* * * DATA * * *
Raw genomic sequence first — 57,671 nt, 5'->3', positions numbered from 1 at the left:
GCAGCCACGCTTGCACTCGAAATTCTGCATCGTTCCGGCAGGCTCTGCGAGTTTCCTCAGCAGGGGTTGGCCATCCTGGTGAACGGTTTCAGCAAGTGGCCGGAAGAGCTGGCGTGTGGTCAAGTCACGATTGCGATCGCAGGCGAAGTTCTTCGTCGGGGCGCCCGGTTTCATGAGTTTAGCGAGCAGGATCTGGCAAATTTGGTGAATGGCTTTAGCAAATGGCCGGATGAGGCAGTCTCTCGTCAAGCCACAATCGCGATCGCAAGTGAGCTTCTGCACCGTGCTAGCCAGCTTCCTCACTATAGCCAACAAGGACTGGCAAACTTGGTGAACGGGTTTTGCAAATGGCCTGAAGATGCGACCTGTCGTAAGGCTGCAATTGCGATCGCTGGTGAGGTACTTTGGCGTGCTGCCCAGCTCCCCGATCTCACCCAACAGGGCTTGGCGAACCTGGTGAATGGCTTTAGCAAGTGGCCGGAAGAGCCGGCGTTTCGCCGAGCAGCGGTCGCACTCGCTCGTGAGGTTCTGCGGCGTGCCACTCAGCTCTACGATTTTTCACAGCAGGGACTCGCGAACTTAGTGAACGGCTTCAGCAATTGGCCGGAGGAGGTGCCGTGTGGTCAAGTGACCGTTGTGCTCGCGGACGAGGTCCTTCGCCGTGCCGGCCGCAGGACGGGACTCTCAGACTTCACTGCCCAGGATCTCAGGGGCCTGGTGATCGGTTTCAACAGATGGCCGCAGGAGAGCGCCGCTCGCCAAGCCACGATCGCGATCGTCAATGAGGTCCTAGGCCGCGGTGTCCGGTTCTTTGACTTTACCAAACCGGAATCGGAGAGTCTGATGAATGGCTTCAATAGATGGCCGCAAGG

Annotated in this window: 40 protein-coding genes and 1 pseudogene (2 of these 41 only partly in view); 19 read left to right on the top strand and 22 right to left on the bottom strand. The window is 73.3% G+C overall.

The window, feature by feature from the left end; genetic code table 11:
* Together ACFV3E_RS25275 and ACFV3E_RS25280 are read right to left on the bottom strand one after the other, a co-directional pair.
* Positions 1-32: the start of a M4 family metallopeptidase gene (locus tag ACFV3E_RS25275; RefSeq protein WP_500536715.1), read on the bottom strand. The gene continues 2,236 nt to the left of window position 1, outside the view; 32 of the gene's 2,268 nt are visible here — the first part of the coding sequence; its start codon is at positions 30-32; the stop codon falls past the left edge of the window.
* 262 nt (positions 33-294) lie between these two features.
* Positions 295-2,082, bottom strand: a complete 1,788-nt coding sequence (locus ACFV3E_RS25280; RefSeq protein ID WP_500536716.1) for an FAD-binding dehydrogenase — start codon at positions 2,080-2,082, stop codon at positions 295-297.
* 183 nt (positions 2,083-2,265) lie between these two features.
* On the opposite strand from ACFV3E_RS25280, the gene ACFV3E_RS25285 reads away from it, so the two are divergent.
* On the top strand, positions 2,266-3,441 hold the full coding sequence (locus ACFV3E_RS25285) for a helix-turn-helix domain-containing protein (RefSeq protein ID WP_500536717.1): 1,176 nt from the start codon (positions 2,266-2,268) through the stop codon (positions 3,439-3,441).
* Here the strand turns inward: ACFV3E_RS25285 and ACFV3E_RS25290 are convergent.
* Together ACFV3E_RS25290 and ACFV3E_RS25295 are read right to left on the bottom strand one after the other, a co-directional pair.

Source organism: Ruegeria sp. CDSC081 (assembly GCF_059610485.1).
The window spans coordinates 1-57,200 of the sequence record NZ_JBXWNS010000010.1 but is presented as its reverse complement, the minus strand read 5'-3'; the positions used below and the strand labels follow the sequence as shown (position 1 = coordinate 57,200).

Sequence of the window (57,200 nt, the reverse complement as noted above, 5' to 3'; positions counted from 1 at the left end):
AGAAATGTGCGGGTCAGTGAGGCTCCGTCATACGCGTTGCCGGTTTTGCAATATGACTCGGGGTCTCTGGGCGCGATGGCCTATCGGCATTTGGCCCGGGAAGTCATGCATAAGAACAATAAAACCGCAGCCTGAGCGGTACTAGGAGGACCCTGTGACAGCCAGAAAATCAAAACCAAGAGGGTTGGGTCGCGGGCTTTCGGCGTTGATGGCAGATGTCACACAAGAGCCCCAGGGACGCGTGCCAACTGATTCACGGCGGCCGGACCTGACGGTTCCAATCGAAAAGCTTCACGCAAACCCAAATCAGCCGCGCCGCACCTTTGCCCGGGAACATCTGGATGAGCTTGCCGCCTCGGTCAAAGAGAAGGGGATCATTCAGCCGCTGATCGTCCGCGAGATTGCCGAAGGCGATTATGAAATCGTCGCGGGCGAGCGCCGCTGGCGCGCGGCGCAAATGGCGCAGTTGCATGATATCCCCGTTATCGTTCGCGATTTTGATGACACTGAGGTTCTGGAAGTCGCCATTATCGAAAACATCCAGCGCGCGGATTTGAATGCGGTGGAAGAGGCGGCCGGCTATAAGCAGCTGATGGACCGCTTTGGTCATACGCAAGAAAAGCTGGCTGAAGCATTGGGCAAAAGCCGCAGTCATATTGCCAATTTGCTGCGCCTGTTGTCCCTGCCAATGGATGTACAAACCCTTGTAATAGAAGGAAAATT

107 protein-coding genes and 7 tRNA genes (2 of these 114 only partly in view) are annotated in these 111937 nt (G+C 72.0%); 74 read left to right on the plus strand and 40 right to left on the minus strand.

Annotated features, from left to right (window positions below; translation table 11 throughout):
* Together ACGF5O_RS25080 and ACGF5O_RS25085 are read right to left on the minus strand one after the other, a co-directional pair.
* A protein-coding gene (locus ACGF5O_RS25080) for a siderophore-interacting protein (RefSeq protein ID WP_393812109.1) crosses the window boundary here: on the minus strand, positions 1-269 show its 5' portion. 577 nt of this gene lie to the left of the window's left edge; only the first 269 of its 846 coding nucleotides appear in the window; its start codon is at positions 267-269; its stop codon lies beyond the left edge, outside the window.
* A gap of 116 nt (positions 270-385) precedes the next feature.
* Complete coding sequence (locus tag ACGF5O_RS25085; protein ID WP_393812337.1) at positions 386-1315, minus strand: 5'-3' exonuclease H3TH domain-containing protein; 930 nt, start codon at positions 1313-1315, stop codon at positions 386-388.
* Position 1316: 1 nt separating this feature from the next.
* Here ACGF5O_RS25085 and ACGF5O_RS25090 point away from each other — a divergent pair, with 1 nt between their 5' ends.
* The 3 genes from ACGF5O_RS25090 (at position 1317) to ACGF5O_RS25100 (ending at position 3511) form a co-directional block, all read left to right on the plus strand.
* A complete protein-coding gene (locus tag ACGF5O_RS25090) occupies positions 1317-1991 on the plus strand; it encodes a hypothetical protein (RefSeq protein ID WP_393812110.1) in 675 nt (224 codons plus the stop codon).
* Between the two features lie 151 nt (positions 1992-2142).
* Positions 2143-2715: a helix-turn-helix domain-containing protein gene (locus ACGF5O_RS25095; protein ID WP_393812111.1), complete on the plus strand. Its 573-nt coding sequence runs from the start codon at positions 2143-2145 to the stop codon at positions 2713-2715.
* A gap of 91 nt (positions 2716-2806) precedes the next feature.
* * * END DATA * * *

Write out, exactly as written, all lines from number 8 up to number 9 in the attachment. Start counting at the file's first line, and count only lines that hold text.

* Positions 295-2,082, bottom strand: a complete 1,788-nt coding sequence (locus ACFV3E_RS25280; RefSeq protein ID WP_500536716.1) for an FAD-binding dehydrogenase — start codon at positions 2,080-2,082, stop codon at positions 295-297.
* 183 nt (positions 2,083-2,265) lie between these two features.